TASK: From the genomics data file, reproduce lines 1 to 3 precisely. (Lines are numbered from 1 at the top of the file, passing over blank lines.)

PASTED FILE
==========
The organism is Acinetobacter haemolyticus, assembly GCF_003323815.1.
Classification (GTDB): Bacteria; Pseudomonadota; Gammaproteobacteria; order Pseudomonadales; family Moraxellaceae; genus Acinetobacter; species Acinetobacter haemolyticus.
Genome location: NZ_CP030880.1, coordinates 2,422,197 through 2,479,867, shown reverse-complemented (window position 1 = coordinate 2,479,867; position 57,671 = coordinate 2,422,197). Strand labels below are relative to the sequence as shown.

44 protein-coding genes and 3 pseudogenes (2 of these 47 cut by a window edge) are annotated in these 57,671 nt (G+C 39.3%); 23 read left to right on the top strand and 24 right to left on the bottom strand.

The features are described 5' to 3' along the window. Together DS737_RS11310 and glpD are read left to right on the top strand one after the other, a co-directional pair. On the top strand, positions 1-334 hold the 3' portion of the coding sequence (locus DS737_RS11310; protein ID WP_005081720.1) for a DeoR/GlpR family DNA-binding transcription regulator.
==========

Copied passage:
The organism is Acinetobacter haemolyticus, assembly GCF_003323815.1.
Classification (GTDB): Bacteria; Pseudomonadota; Gammaproteobacteria; order Pseudomonadales; family Moraxellaceae; genus Acinetobacter; species Acinetobacter haemolyticus.
Genome location: NZ_CP030880.1, coordinates 2,422,197 through 2,479,867, shown reverse-complemented (window position 1 = coordinate 2,479,867; position 57,671 = coordinate 2,422,197). Strand labels below are relative to the sequence as shown.